In the ongoing contract negotiations between the Atlanta Symphony Orchestra and its musicians, heading toward a midnight Saturday deadline, Robert Spano and Donald Runnicles are supposedly a neutral party, the equivalent of Switzerland.
ASO music director Spano and principal guest conductor Runnicles are neither management nor part of the Atlanta Symphony Musicians Players’ Association. Still, on Tuesday night, the two took an unusual step: emailing an open letter to ASO board, management and musicians that, importantly, included a note of support for the latter.
Though they assert from the top that they don’t want to take sides, the maestros do ask ASO leadership to “acknowledge the sacrifice the musicians have already made, and to examine other ways and areas to establish sustainability.”
The letter encourages a quick and peaceful settlement that would avoid repeating the discord from negotiations two years ago and expresses their wish for a long-term agreement that would allow the 70th anniversary season to start on time on Sept. 25.
Spano and Runnicles further write that they “fear” that the orchestra’s high musical standards might be forgotten or compromised in the heat of negotiations.
“Our emotional commitment to the ASO and its potential is profound,” they write. “This prompts us to speak out lest we fail in our duty to preserve the extraordinary legacy that has passed into our hands as temporary stewards. This is all the more poignant in that next season we celebrate the legacy of Robert Shaw (music director from 1967 to 1988). The ASO is a jewel, which should not be lost or compromised, and the current conditions threaten that loss.”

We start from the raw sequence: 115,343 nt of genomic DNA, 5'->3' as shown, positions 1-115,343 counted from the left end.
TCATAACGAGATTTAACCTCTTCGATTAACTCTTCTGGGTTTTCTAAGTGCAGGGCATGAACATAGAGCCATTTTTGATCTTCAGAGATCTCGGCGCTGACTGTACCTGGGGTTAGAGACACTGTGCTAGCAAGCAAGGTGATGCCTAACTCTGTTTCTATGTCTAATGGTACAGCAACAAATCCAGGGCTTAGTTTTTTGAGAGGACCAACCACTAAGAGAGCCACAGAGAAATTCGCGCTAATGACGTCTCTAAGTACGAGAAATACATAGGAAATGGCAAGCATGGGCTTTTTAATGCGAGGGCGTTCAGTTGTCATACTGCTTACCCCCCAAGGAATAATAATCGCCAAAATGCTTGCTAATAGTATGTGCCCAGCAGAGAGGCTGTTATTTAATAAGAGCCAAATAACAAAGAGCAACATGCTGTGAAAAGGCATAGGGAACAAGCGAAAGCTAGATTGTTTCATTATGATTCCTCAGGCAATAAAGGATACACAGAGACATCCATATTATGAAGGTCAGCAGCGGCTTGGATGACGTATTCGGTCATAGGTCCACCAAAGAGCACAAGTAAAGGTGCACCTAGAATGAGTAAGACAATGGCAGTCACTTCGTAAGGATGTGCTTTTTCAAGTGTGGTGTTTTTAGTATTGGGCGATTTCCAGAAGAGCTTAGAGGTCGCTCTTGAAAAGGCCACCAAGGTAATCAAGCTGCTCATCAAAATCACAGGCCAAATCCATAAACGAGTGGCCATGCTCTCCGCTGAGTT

ASO management was quick to respond Wednesday morning with a statement of its own, saying it “agree(s) with the sentiments expressed” in the maestros’ letter, but with an asterisk.
“Most of all, we agree that a work stoppage is not in the best interests of anyone associated with the ASO,” management’s statement continued. “But neither is the continuation of operating deficits that have been ongoing for 12 years nor the consequences they bring. They have led to concerns from our donors and a precipitous decline in our endowment.”
The exchange of statements was the most public development in negotiations that have been conducted close to the vest for months by both sides.
Spano’s participation was in stark contrast to two years ago, when he had no public comment during the increasingly heated talks that led to a musician lockout. Even after an agreement was struck a little more than a week before the season was to start, Spano declined to speak about putting the pieces back together.
“From a historical perspective, it is atypical for musical directors to get involved” in contract matters, Chicago-based arts consultant Drew McManus said Wednesday. He noted however that in the “post-economic-downturn labor environment,” musical leaders are becoming “increasing involved both overtly and behind the scenes.”
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To read the full text of the Spano-Runnicles letter and management’s response, go to artsculture.blog.ajc.com.